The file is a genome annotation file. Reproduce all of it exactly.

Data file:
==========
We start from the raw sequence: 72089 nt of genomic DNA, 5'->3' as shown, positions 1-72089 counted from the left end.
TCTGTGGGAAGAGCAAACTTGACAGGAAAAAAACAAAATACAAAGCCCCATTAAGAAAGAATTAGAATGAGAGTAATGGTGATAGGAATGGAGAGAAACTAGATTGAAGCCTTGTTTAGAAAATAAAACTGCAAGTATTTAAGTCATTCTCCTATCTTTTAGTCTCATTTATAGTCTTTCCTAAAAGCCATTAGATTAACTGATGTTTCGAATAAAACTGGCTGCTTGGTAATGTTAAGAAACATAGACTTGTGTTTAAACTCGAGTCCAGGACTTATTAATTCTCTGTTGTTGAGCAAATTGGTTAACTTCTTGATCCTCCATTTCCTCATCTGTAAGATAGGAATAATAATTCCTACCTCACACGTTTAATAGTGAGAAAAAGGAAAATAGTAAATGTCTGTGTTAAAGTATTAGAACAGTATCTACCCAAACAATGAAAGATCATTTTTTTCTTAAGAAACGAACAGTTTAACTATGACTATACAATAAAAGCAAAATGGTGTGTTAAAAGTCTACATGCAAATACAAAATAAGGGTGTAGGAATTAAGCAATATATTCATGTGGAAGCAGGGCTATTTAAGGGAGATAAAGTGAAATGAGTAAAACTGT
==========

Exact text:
We start from the raw sequence: 72089 nt of genomic DNA, 5'->3' as shown, positions 1-72089 counted from the left end.
TCTGTGGGAAGAGCAAACTTGACAGGAAAAAAACAAAATACAAAGCCCCATTAAGAAAGAATTAGAATGAGAGTAATGGTGATAGGAATGGAGAGAAACTAGATTGAAGCCTTGTTTAGAAAATAAAACTGCAAGTATTTAAGTCATTCTCCTATCTTTTAGTCTCATTTATAGTCTTTCCTAAAAGCCATTAGATTAACTGATGTTTCGAATAAAACTGGCTGCTTGGTAATGTTAAGAAACATAGACTTGTGTTTAAACTCGAGTCCAGGACTTATTAATTCTCTGTTGTTGAGCAAATTGGTTAACTTCTTGATCCTCCATTTCCTCATCTGTAAGATAGGAATAATAATTCCTACCTCACACGTTTAATAGTGAGAAAAAGGAAAATAGTAAATGTCTGTGTTAAAGTATTAGAACAGTATCTACCCAAACAATGAAAGATCATTTTTTTCTTAAGAAACGAACAGTTTAACTATGACTATACAATAAAAGCAAAATGGTGTGTTAAAAGTCTACATGCAAATACAAAATAAGGGTGTAGGAATTAAGCAATATATTCATGTGGAAGCAGGGCTATTTAAGGGAGATAAAGTGAAATGAGTAAAACTGT